In a separate column, Guardian writer Philip Beadle sided with him, adding that Goldacre's "argument is with what Dr Barry Beyerstein, a professor of psychology at Simon Fraser University in Burnaby, Canada, describes as 'commercial ventures promoted by hucksters who mislead consumers into thinking that their products are sound applications of scientific knowledge'." [21]

Newsnight did a piece on Brain Gym in early April 2008, which included an interview between Jeremy Paxman and Paul Dennison. During the course of the interview Dennison was challenged on the fact that many of the statements in the Brain Gym Teachers' Manual are "arrant nonsense". Dennison said that he "leaves the explanations to the experts", and, when challenged on his assertion that "processed foods do not contain water", his defence was that "15 years ago that was the best information I had, and no- one has complained about the teachers edition so far". [22]

Charlie Brooker, also writing in the Guardian, has expressed incredulity that the Department for Children, Schools and Families is supportive of Brain Gym, despite its broad condemnation by scientific organisations, and despite it being apparently nonsense.

[edit] See also

[edit] References

  • 1. ^ "News in brief", The Times (2008-04-05). Retrieved on 1 September 2008. "Paul Dennison, a Californian educator who created the programme, admitted that many claims in his teacher’s guide were based on his 'hunches' and were not proper science."

08-11.

11.

"Many of the BRAIN GYM activities, like the Owl, the Elephant, and the

Alphabet 8s, were developed from Dr. Dennison’s knowledge of the relationship

of movement to perception, and the impact of these on fine motor and academic skills. Others were learned during his training as a marathon runner, his study of vision training, his study of Jin Shin Jitsu (a form of acupressure), and his study of Applied Kinesiology (taught to the public as the Touch for Health synthesis)."

11.

11.

11.

"BRAIN GYM works by facilitating optimal achievement of mental potential

through specific movement experiences. All acts of speech, hearing, vision, and coordination are learned through a complex repertoire of movements. BRAIN GYM promotes efficient communication among the many nerve cells and

functional centers located throughout the brain and sensory motor system."

15.

"The Dennisons describe brain functioning in terms of three dimensions––

laterality, focus, and centering. Laterality is the ability to coordinate one side of the brain with the other, especially in the visual, auditory, and kinesthetic midfield, the area where the two sides overlap. This skill is fundamental to the ability to read, write, and communicate. It is also essential for fluid whole-body

movement, and for the ability to move and think at the same time. Focus is the

ability to coordinate the back and front areas of the ability to coordinate the top and bottom areas of the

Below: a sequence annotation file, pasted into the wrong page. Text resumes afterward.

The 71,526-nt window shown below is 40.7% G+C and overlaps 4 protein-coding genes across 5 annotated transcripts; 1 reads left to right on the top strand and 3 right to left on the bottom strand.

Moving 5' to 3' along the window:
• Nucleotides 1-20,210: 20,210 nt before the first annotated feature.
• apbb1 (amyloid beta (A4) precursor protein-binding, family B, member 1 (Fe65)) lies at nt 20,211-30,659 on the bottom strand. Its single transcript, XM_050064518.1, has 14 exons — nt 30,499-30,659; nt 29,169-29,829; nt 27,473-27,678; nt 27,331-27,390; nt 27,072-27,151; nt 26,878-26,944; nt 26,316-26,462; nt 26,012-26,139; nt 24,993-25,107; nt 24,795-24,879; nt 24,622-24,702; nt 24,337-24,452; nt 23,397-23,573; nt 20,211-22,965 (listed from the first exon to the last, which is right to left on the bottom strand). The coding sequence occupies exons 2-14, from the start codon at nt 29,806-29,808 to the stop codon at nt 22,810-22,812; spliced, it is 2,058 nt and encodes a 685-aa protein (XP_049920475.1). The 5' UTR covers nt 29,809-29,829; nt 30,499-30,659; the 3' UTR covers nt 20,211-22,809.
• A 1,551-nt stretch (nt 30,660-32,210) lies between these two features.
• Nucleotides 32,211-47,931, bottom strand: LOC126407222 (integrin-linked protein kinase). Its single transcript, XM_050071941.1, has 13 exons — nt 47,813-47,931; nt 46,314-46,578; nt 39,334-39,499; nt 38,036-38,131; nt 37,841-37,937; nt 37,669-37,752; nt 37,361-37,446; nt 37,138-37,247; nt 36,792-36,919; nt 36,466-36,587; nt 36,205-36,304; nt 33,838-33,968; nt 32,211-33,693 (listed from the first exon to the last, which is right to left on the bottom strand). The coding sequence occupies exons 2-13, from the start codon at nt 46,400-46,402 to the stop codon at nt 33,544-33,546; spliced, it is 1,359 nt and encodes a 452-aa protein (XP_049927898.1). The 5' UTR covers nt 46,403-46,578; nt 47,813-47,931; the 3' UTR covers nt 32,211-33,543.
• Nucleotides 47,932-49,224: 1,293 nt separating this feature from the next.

brain. ...

brain. ...

Centering is the The BRAIN GYM

movements interconnect the brain in these dimensions, allowing us to easily learn through all the senses, to remember what we learn, and to participate more fully in "

the events of our

lives. ...

9.

^ "Brain Gym - FAQ". The Official Brain Gym Web Site. Retrieved on 2008-08-

15.

Educational Kinesiology Foundation (2007). Retrieved on 2008-08-15.

 

08-15.

03.

"The pseudo-scientific terms that are used to explain how this works, let alone

the concepts they express, are unrecognisable within the domain of neuroscience."

03.

"short sessions of Brain Gym exercise have been shown to improve response

times, and such strategies, if they are effective, may work because exercise can improve alertness."

work.

...

There have been a few peer reviewed scientific studies into the methods of Brain Gym, but none of them found a significant improvement in general academic skills."

But in

... stark contrast, the science they use to justify this so often seems to be bogus,

empty PR, that promotes basic scientific misunderstandings, and most of all is completely superfluous in every sense except the commercial: because the ropey promotional "science" is the cornerstone of their commercial operation, they need it to promote themselves as experts selling a product that is unique and distinct from the obvious, sensible diet and exercise advice that you can't copyright."

  • 21. ^ Philip Beadle (2006-06-13). "Keep your pupils stretched and watered", The Guardian. Retrieved on 3 August 2007. "[Ben Goldacre's] argument is with what Dr Barry Beyerstein, a professor of psychology at Simon Fraser University in Burnaby, Canada, describes as "commercial ventures promoted by hucksters who mislead consumers into thinking that their products are sound applications of scientific knowledge."

  • 22. ^ "Interview with Paul Dennison", Newsnight (2008-04-02). Retrieved on 12 September 2008. "Is the fact that you're not medically qualified explanation enough for statements in this teachers manual of the kind that "processed foods do not contain water", which you know is arrant nonsense?"

  • 23. ^ Brooker, Charlie (2008-04-07). "Charlie Brooker on the pseudoscience of Brain Gym", The Guardian. Retrieved on 1 September 2008. "All of which sounds like hooey to me. And also to the British Neuroscience Association, the Physiological Society and the charity Sense About Science, who have written to every local education authority in the land to complain about Brain Gym's misrepresentation of, um, reality."

[edit] External links

Views

Personal tools

Navigation

Navigation

 

 

Search

 
 
 

Go

Search
Search

Interaction

 
 

 

 

Toolbox

 
 

 

Languages

 
 

 
 This page was last modified on 10 November 2008, at 16:50.  All text isGNU Free Documentation License .  (See Copyrights for details.) Wikipedia® is a registered trademark of the Wikimedia Foundation, Inc ., a U.S. registered 501(c)(3) tax-deductible nonprofit charity . Privacy policyAbout WikipediaDisclaimers " id="pdf-obj-9-2" src="pdf-obj-9-2.jpg">

This page was last modified on 10 November 2008, at 16:50.

All text is available under the terms of the GNU Free Documentation License.

(See Copyrights for details.) Wikipedia® is a registered trademark of the Wikimedia Foundation, Inc., a U.S. registered 501(c)(3) tax-deductible nonprofit charity. Privacy policy